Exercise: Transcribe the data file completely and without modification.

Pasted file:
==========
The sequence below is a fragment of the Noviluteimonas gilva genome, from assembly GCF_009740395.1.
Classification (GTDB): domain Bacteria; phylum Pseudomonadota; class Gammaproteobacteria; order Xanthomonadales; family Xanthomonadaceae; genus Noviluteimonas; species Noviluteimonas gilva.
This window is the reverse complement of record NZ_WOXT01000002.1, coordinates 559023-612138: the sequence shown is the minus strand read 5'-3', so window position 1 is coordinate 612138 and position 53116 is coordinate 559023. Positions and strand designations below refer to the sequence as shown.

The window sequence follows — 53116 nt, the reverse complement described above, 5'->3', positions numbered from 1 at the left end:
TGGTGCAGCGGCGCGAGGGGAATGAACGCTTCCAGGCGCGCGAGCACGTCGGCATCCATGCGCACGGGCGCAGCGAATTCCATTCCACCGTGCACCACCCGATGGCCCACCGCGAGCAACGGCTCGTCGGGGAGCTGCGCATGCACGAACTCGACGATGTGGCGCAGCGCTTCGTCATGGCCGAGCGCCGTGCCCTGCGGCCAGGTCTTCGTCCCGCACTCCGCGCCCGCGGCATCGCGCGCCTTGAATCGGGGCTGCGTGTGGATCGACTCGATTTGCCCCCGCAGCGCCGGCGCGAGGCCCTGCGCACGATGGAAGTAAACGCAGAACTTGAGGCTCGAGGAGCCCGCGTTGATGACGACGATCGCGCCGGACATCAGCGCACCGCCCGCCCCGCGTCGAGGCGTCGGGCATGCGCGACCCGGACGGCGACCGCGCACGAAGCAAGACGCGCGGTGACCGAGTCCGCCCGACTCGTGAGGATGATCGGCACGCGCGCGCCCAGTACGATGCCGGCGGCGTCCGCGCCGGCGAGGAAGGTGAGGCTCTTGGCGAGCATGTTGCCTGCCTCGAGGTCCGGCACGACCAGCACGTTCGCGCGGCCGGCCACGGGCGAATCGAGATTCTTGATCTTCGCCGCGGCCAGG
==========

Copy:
The sequence below is a fragment of the Noviluteimonas gilva genome, from assembly GCF_009740395.1.
Classification (GTDB): domain Bacteria; phylum Pseudomonadota; class Gammaproteobacteria; order Xanthomonadales; family Xanthomonadaceae; genus Noviluteimonas; species Noviluteimonas gilva.
This window is the reverse complement of record NZ_WOXT01000002.1, coordinates 559023-612138: the sequence shown is the minus strand read 5'-3', so window position 1 is coordinate 612138 and position 53116 is coordinate 559023. Positions and strand designations below refer to the sequence as shown.

The window sequence follows — 53116 nt, the reverse complement described above, 5'->3', positions numbered from 1 at the left end:
TGGTGCAGCGGCGCGAGGGGAATGAACGCTTCCAGGCGCGCGAGCACGTCGGCATCCATGCGCACGGGCGCAGCGAATTCCATTCCACCGTGCACCACCCGATGGCCCACCGCGAGCAACGGCTCGTCGGGGAGCTGCGCATGCACGAACTCGACGATGTGGCGCAGCGCTTCGTCATGGCCGAGCGCCGTGCCCTGCGGCCAGGTCTTCGTCCCGCACTCCGCGCCCGCGGCATCGCGCGCCTTGAATCGGGGCTGCGTGTGGATCGACTCGATTTGCCCCCGCAGCGCCGGCGCGAGGCCCTGCGCACGATGGAAGTAAACGCAGAACTTGAGGCTCGAGGAGCCCGCGTTGATGACGACGATCGCGCCGGACATCAGCGCACCGCCCGCCCCGCGTCGAGGCGTCGGGCATGCGCGACCCGGACGGCGACCGCGCACGAAGCAAGACGCGCGGTGACCGAGTCCGCCCGACTCGTGAGGATGATCGGCACGCGCGCGCCCAGTACGATGCCGGCGGCGTCCGCGCCGGCGAGGAAGGTGAGGCTCTTGGCGAGCATGTTGCCTGCCTCGAGGTCCGGCACGACCAGCACGTTCGCGCGGCCGGCCACGGGCGAATCGAGATTCTTGATCTTCGCCGCGGCCAGG